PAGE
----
• Poor Decision Making

    How behavioral economics can help change the fight against poverty.

  • Is MIT Obsolete?

    On the future of invention.

  • From Simulation to Solution

    How new technologies can help to finally rid the world of malaria.

  • Crime and Causality Loops

    Getting to the root of corruption in Colombia and Mexico.

  • Urban Paradox

    Why the future of humanity and the long-term sustainability of the planet are inextricably linked to the fate of our cities.

  • Safeguarding Biology

    Can biotechnology safely reverse the course of our deteriorating biosphere?


  • Ideas

    I Tried Almost Everything Else

    John Rinn, snowboarder, skateboarder, and “genomic origamist,” on why we should dumpster-dive in our genomes and the inspiration of a middle-distance runner.

  • Ideas

    Going, Going, Gone

    The second most common element in the universe is increasingly rare on Earth—except, for now, in America.

  • Ideas

    Earth-like Planets Aren’t Rare

    Renowned planetary scientist James Kasting on the odds of finding another Earth-like planet and the power of science fiction.

The Seed Salon

Video: conversations with leading scientists and thinkers on fundamental issues and ideas at the edge of science and culture.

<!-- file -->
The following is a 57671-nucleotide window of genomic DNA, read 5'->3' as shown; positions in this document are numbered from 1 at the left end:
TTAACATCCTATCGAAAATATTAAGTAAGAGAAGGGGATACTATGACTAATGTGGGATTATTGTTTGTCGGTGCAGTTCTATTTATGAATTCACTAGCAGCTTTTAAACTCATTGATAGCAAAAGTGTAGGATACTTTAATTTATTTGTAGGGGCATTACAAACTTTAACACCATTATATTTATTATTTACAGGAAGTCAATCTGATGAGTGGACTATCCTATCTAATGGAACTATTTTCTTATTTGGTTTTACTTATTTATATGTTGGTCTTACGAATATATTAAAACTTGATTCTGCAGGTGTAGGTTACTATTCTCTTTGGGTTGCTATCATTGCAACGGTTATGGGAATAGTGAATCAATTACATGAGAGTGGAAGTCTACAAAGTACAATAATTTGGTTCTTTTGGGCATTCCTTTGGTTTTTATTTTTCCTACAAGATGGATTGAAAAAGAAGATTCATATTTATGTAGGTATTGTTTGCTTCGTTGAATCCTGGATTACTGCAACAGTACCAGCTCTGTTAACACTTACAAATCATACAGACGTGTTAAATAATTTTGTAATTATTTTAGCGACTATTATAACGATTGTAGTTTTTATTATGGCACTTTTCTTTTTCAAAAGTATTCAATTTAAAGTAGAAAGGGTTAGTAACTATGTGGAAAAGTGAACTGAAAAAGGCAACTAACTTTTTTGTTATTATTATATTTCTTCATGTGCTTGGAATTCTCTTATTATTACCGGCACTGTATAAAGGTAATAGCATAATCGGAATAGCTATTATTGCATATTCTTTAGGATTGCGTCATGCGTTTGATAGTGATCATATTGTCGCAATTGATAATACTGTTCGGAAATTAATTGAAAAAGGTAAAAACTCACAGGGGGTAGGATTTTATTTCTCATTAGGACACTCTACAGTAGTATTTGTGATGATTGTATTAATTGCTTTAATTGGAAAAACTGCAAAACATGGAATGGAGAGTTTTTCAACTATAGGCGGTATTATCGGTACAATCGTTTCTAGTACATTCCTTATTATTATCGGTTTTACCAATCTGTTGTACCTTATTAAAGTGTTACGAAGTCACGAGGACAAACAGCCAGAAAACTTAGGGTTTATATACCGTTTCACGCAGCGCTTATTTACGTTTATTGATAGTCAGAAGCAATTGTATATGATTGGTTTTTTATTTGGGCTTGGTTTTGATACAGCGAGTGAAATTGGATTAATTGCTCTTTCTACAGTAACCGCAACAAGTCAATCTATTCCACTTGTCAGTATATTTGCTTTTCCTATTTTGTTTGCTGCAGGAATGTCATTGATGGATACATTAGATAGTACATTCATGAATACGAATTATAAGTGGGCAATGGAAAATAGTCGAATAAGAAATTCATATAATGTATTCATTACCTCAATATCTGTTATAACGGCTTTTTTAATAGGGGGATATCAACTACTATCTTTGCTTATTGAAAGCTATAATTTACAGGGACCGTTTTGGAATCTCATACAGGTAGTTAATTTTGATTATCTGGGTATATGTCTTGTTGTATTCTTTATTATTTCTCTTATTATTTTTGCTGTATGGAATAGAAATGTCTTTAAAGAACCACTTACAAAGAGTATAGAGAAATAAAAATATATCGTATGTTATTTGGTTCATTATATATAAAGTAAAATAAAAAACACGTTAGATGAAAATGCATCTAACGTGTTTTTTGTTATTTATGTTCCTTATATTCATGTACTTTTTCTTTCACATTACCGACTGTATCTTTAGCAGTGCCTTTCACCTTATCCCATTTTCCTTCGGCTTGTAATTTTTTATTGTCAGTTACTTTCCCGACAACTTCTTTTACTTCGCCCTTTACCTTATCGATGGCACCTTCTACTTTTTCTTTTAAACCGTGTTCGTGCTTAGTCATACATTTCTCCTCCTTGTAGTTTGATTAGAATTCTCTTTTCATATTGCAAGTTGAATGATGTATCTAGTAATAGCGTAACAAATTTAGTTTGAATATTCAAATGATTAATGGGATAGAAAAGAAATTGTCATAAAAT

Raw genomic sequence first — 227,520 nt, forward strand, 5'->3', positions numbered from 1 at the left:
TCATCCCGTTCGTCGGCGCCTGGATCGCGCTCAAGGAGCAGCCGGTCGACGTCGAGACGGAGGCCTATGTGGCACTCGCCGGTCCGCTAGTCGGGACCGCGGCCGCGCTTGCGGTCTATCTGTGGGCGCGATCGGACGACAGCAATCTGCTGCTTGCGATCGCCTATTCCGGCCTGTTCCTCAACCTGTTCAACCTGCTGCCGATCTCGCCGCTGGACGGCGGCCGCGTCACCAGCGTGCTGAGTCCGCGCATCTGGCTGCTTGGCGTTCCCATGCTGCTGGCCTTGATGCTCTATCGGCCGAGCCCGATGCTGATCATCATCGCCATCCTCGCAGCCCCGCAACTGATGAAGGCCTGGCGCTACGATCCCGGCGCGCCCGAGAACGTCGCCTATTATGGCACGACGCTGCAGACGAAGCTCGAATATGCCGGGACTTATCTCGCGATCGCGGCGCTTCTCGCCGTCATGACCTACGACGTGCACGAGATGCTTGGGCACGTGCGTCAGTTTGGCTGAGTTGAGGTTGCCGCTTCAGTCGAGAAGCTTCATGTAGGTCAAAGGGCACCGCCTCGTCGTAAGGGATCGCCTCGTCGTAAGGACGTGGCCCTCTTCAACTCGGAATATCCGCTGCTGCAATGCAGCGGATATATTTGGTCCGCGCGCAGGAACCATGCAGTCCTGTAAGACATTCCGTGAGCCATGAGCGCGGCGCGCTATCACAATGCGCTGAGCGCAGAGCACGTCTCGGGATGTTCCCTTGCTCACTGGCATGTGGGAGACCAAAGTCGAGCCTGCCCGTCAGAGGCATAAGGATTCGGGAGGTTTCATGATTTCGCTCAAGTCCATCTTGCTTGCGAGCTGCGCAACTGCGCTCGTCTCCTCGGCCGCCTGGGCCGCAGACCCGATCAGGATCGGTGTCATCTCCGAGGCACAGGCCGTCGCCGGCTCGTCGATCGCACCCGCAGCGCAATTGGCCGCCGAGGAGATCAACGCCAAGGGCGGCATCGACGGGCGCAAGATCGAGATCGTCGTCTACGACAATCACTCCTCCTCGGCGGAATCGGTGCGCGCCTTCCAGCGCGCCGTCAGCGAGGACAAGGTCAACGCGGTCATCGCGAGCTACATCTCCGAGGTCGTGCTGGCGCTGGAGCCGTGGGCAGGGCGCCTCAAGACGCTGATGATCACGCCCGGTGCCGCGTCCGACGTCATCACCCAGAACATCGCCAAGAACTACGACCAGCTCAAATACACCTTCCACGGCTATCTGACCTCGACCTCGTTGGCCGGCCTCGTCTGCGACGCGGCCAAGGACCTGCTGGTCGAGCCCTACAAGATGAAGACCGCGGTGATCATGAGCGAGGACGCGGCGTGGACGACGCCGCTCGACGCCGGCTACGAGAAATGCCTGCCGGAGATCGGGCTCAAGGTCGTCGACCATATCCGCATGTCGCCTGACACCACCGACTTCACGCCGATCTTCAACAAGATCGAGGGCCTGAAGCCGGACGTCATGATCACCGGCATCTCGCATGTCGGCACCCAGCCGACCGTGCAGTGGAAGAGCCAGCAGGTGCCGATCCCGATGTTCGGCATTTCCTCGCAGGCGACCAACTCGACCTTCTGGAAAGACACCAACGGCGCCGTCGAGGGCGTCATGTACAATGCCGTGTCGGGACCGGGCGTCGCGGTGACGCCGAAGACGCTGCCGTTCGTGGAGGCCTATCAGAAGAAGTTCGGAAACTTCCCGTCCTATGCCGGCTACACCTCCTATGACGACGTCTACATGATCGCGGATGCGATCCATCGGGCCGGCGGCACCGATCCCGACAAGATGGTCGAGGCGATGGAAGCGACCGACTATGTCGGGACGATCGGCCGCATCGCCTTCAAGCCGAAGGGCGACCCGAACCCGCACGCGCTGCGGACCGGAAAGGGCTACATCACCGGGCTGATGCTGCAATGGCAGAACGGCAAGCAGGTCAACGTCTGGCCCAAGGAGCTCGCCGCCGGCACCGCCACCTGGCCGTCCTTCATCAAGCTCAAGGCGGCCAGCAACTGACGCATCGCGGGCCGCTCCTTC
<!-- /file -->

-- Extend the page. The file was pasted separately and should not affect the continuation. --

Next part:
Are We Beyond the Two Cultures?

Video: Seed revisits the questions C.P. Snow raised about science and the humanities 50 years by asking six great thinkers, Where are we now?

Saved by Science

Audio slideshow: Justine Cooper's large-format photographs of the collections behind the walls of the American Museum of Natural History.

The Universe in 2009

In 2009, we are celebrating curiosity and creativity with a dynamic look at the very best ideas that give us reason for optimism.

Revolutionary Minds
The Interpreters

In this installment of Revolutionary Minds, five people who use the new tools of science to educate, illuminate, and engage.

The Seed Design Series

Leading scientists, designers, and architects on ideas like the personal genome, brain visualization, generative architecture, and collective design.

The Seed State of Science

Seed examines the radical changes within science itself by assessing the evolving role of scientists and the shifting dimensions of scientific practice.

A Place for Science

On the trail of the haunts, homes, and posts of knowledge, from the laboratory to the field.


Witness the science. Stunning photographic portfolios from the pages of Seed magazine.